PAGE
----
Stella Calloni, Argentine journalist and writer, cited the frightening silence of media and part of the left in the face of colonial wars unleashed one after another since 2001 and those threatening to follow the script in Syria and Iran. She called for greater coordination on the Defense of Humanity network. “If we cannot stop these wars, they will come down on us later […] Silence on the part of intellectuals, never again”, she said. Frei Betto, author of the book Fidel and Religion, urged to generate projects, not only outrage, because it is not enough to address global injustice. (ibid.)

Award-winning Argentine journalist, novelist and politician Miguel Bonasso raised a burning issue: The latest British colonial aggression in the Malvinas. Fidel observed: “They have no choice but to negotiate and leave. What they have done is totally brazen: they even dispatched a destroyer and a helicopter with the Prince as a pilot. The Americans definitely won’t be very happy about that. The situation is not one of war, but pressure has to put on them.” “Pinochet’s no longer here; he was the one who helped the British in their last war on Argentina. They are desperate, and that’s the way in which they reacted when Uruguay recently vetoed the entry of a British ship flying the Malvinas flag. They have no business there, the only option left open to them is to leave”, Fidel said. (ibid.)

The dialogue turned amazing as Brazilian Marilia Guimaraes informed that architect Oscar Niemeyer, a friend of Fidel, is now 104 years of age. “His mind is extremely lucid and he often asks after ‘the 85-year-old boy.’” An amused Fidel asked “Why don’t we make a genetic study of him?” He wanted to know from German Harri Grünberg the way Germany plans to replace nuclear energy. Santiago Alba Rico, “Arab by adoption and a homeless European who, like many others, moves about defending Cuba”, was asked questions on the post-revolt situation in Tunisia – Rico’s present place of residence – its economy, agriculture, and its wine and date production. This led Frei Betto to comment: “Many people here, like Santiago Alba have experienced what an oral test in a Jesuit school means. It’s hard. That’s where Fidel comes from.” (ibid.)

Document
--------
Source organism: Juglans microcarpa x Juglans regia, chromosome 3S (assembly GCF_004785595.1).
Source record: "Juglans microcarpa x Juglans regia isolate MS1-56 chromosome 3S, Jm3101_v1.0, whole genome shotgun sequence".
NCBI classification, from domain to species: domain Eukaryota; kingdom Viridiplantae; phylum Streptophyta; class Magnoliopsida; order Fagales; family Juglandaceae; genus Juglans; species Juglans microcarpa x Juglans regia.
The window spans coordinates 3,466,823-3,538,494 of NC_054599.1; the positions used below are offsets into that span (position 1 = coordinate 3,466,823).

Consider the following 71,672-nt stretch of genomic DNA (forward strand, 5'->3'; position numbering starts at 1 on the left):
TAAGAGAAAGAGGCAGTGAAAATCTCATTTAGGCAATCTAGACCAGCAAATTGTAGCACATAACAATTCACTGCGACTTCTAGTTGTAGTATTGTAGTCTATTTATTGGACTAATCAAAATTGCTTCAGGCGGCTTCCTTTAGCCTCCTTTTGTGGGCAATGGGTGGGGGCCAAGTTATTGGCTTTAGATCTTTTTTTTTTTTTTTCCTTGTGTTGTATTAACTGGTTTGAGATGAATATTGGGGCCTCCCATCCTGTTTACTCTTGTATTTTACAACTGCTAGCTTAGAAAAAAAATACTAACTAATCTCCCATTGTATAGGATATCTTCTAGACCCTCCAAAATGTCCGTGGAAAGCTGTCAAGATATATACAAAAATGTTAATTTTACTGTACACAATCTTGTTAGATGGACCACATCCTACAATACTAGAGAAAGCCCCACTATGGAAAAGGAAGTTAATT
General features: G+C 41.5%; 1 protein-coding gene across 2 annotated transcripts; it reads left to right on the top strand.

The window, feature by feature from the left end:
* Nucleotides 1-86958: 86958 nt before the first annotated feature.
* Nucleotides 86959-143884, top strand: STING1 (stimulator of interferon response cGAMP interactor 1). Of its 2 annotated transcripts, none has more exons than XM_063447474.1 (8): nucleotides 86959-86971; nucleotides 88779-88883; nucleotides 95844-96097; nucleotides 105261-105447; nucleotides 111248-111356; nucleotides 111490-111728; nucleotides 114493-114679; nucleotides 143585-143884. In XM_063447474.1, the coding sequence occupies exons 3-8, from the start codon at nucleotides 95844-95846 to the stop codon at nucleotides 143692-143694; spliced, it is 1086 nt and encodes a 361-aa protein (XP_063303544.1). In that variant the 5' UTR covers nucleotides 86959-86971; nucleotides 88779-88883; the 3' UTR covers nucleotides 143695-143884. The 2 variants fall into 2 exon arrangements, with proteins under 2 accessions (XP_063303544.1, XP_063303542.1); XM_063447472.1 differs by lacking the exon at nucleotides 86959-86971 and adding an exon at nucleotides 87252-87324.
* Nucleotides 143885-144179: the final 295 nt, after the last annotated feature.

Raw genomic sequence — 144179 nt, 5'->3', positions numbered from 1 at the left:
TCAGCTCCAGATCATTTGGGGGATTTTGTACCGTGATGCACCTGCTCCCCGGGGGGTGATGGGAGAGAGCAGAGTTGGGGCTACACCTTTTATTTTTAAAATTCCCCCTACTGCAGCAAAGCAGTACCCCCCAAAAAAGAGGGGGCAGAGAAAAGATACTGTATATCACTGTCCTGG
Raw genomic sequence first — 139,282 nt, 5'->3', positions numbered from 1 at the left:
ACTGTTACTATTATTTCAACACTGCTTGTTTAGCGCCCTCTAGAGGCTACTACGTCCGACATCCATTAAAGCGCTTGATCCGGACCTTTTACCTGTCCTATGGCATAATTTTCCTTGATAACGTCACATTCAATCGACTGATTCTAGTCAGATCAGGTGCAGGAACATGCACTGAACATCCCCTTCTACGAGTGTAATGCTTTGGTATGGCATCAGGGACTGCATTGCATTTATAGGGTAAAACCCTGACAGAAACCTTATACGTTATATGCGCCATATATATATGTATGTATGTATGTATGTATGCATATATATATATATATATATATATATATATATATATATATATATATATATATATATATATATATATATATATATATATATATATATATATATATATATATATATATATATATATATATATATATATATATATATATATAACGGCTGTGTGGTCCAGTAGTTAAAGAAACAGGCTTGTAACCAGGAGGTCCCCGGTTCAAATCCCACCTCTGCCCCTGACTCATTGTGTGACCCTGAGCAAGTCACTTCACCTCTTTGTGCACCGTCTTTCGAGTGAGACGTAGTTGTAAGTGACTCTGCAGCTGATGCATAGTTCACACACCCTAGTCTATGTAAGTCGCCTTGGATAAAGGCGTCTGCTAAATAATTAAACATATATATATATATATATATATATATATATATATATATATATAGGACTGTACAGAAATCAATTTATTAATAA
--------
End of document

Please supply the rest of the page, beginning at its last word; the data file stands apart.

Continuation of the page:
Famous author of juvenile and youth literature Carlos Frabetti referred to advertising: “Advertising tries to convince us that happiness is possessing more than others, when happiness is having more with others.” Children are the most vulnerable to advertising, he said. Frabetti congratulated Cuba for not being subjected to this aggression while Europeans can receive up to 1,000 advertising impacts every day. He said children living under constant consumer stimulus turn frustrated and react aggressively. Fidel expressed his aversion to advertising, which the Cuban Revolution has never utilized, not even as a means of testifying to its positive actions. (ibid.)

Everything that Cuba has done for other peoples was without any desire for competitiveness, publicity or propaganda, Fidel said. He affirmed: The spirit of solidarity is part of the foundations of the Revolution that triumphed in January of 1959. In those years, Cuba had 6,000 doctors. Many of them left for the US when the economic and political blockade was imposed. However, at the same time, some of the professionals who joined the revolutionary process were also prepared to go to Algeria to help that country. “Thus Cuba’s internationalist tradition began”, Fidel noted. He recalled that “the initial aid for Angola was transported in the old Britannia aircraft that we had. We did it without seeking any limelight.” Experience was added to these principles, intertwined with what Fidel called “an honorable politics, not exempt from errors, but honorable.” He added, “The ideas which we defend are based on experience, they are not simply imaginings. We have experienced them.” (ibid.)

Honor and dignity are fundamental and uncompromising issues to Fidel. Even his class enemies fail to deny it while they refer to Fidel and Cuba. The revolutionary, whose struggle transgresses centuries, initiating in the twentieth century and continuing in the twenty-first century, stands for honesty, honor and dignity since the initial days of his revolutionary activities, since the days of his dream to “revolutionize [Cuba] from top to bottom” (Fidel, My Early Years, “Letters from prison, 1953-55”, April 15, 1954)

Fidel praised the Telesur network […] “for working very seriously and professionally […]” “I like Telesur very much”, he said. On ways to confront lies by the enemy’s powerful media, he said he no longer bothered these lies. “The problem is not in the lies they say, but that we cannot prevent them. What we are looking at today is how we ourselves state the truth.” The key, according to Fidel, is to inform. He praised Telesur’s approach and its lack of advertisements that bombard media users almost everywhere in the world. (Arleen and Rosa, op. cit.)